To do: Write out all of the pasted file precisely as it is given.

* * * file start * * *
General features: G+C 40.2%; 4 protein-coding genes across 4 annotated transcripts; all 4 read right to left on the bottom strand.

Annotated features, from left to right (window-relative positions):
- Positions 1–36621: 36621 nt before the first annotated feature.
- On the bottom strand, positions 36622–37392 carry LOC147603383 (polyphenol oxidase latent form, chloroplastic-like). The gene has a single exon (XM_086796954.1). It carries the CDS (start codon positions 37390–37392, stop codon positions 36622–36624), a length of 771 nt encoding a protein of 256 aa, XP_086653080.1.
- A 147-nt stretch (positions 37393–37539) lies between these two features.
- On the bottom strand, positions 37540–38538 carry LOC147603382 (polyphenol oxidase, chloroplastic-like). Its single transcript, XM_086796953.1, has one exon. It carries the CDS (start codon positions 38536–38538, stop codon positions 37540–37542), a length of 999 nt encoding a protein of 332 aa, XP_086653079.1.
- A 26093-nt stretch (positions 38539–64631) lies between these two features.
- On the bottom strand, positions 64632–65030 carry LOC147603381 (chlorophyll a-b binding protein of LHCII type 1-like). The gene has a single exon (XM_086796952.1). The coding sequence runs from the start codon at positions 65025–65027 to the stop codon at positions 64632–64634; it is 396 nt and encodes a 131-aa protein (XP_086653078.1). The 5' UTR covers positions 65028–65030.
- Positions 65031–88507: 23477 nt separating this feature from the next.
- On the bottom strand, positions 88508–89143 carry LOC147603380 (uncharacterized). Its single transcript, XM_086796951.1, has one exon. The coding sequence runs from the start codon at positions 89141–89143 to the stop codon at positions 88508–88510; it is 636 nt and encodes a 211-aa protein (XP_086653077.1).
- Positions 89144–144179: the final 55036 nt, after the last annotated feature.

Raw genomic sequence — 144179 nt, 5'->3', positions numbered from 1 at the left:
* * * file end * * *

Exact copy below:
General features: G+C 40.2%; 4 protein-coding genes across 4 annotated transcripts; all 4 read right to left on the bottom strand.

Annotated features, from left to right (window-relative positions):
- Positions 1–36621: 36621 nt before the first annotated feature.
- On the bottom strand, positions 36622–37392 carry LOC147603383 (polyphenol oxidase latent form, chloroplastic-like). The gene has a single exon (XM_086796954.1). It carries the CDS (start codon positions 37390–37392, stop codon positions 36622–36624), a length of 771 nt encoding a protein of 256 aa, XP_086653080.1.
- A 147-nt stretch (positions 37393–37539) lies between these two features.
- On the bottom strand, positions 37540–38538 carry LOC147603382 (polyphenol oxidase, chloroplastic-like). Its single transcript, XM_086796953.1, has one exon. It carries the CDS (start codon positions 38536–38538, stop codon positions 37540–37542), a length of 999 nt encoding a protein of 332 aa, XP_086653079.1.
- A 26093-nt stretch (positions 38539–64631) lies between these two features.
- On the bottom strand, positions 64632–65030 carry LOC147603381 (chlorophyll a-b binding protein of LHCII type 1-like). The gene has a single exon (XM_086796952.1). The coding sequence runs from the start codon at positions 65025–65027 to the stop codon at positions 64632–64634; it is 396 nt and encodes a 131-aa protein (XP_086653078.1). The 5' UTR covers positions 65028–65030.
- Positions 65031–88507: 23477 nt separating this feature from the next.
- On the bottom strand, positions 88508–89143 carry LOC147603380 (uncharacterized). Its single transcript, XM_086796951.1, has one exon. The coding sequence runs from the start codon at positions 89141–89143 to the stop codon at positions 88508–88510; it is 636 nt and encodes a 211-aa protein (XP_086653077.1).
- Positions 89144–144179: the final 55036 nt, after the last annotated feature.

Raw genomic sequence — 144179 nt, 5'->3', positions numbered from 1 at the left: